the science of digital preservation
UPDATE: I’ve reconsided my position on this, and I think I’ve underestimated the issues involved in keeping the bytes safe. I’ll write up some notes here.
I’ve not really had a chance to blog about what I do now, and how it’s different from what I did before. In a nutshell, I help create software for Digital Preservation. This is an interesting field, as it is full of problems that sound like they should have been solved, but haven’t…
~980 double decker buses
For those of you who have trouble imaging how long 980 double decker buses would be, try imagining 1/38440th of the distance between the Earth and the Moon. Alternatively, it’s ~10km. By pure coincidence, this just happens to be the distance that Eilidh ran last Sunday (Photo finish here) raising money for Yorkshire Cancer Centre.
interference from a past life
If you’re having trouble sleeping, you could try downloading a highly exciting readable article called Lattice-switch Monte Carlo for binary hard-sphere crystals. If you don’t have access to that journal, you can download the electronic pre-print here. Although that kind of thing has rather little to do with the work I do now, it was good fun and it’s nice to see the work getting published.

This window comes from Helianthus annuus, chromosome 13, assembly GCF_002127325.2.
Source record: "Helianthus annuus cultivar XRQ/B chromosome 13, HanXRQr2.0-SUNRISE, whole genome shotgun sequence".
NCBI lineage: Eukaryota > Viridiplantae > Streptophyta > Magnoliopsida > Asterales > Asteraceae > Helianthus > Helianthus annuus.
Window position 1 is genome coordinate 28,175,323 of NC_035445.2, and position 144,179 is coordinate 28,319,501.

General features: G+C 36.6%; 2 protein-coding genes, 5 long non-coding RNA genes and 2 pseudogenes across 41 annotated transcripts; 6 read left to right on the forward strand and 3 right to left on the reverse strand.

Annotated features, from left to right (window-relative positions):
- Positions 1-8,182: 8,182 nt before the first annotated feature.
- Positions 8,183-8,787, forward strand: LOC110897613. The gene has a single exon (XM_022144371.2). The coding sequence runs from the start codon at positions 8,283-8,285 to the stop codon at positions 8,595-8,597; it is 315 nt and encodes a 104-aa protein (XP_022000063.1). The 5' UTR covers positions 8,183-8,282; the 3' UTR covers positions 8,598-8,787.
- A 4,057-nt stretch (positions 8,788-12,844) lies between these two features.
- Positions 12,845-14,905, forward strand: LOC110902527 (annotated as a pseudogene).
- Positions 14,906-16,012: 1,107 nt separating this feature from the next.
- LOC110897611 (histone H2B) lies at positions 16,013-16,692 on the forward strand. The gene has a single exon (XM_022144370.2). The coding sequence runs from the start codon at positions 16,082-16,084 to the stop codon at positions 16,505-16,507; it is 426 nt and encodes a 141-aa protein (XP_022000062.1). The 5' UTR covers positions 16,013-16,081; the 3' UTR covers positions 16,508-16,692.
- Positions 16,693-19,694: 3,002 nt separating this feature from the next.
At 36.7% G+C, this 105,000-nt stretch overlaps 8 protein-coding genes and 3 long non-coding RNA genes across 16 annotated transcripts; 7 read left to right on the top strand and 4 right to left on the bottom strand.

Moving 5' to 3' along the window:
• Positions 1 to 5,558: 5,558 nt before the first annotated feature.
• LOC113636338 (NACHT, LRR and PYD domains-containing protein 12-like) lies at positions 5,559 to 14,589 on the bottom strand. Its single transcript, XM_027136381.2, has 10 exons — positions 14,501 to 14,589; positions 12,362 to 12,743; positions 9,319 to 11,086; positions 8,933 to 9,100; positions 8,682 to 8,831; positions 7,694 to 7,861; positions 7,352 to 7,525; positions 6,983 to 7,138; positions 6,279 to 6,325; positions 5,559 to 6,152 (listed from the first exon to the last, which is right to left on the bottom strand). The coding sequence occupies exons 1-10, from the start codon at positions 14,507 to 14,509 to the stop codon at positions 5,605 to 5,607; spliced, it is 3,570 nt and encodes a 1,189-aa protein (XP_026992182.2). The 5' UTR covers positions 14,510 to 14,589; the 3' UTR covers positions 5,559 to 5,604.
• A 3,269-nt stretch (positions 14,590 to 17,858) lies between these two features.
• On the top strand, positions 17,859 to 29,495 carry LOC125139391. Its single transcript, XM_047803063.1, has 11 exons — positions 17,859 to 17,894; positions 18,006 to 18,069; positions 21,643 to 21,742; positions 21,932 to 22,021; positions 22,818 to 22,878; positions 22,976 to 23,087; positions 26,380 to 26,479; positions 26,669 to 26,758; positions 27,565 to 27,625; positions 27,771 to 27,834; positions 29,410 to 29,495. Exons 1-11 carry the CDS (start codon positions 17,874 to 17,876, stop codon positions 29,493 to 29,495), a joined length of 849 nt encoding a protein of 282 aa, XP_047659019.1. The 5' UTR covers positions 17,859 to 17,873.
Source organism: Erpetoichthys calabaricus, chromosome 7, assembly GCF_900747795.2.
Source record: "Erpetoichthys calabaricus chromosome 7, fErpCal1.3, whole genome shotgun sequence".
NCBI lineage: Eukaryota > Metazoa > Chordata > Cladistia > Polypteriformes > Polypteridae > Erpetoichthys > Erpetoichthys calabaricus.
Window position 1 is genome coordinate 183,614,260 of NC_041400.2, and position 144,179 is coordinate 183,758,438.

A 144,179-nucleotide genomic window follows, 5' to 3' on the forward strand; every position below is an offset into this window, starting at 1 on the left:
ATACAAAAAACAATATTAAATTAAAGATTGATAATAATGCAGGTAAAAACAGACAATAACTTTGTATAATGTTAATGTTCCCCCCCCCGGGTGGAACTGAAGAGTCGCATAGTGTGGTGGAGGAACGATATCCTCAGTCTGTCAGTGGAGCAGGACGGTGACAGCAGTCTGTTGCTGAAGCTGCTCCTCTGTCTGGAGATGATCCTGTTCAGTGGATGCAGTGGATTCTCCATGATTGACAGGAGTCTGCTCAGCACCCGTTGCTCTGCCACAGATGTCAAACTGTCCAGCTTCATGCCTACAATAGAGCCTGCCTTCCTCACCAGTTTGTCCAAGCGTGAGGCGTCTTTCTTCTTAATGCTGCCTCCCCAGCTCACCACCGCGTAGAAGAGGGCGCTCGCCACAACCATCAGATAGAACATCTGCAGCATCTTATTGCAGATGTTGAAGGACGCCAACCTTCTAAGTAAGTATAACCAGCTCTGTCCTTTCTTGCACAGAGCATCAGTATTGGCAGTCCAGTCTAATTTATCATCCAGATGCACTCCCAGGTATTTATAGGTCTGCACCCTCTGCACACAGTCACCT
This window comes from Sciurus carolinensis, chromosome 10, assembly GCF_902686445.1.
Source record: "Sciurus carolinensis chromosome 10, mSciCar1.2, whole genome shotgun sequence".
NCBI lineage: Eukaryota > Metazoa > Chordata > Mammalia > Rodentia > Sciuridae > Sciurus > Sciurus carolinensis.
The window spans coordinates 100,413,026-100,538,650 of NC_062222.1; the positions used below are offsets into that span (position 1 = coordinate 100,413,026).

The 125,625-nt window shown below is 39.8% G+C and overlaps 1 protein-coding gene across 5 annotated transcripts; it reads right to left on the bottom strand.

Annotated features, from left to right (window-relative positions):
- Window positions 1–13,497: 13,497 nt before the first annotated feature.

it must be hereditary
After threatening it for a number of years, my Dad has finally set up his own web site. Find out more at Ron Jackson - Now & Then 1939-2006.
six months of weblogs missing in tragic data loss
The Prime Minister just appeared on television to apologise for the loss of the web log entries that should have been posted here. The blogs were eventually found on a roundabout in Exeter, but have since been lost in the post while being posted back to the place they were originally posted from.
So, to make up for the dearth of updates utterly failing to make an impression on this corner of the web, a new plan has been conjured up. The administrative load of looking after this site was burning up all of the time that should have been spent writing stuff, so we’ve cut things right back and made them much simpler. We’ve also resolved to try and post more frequent, if brief, entries, as we know quite a lot of our friends keep in touch with our movements through this site. If you do, you might like to look at our new news page.
visualising prime numbers in binary
For a while now, I’ve wondered what the prime numbers look like in binary, that is, if you paint the ones as white dots, and the zeros as black dots, what does the whole set look like? I finally got around to writing a program to generate the prime numbers and output them as a PNG, and you can see the results below…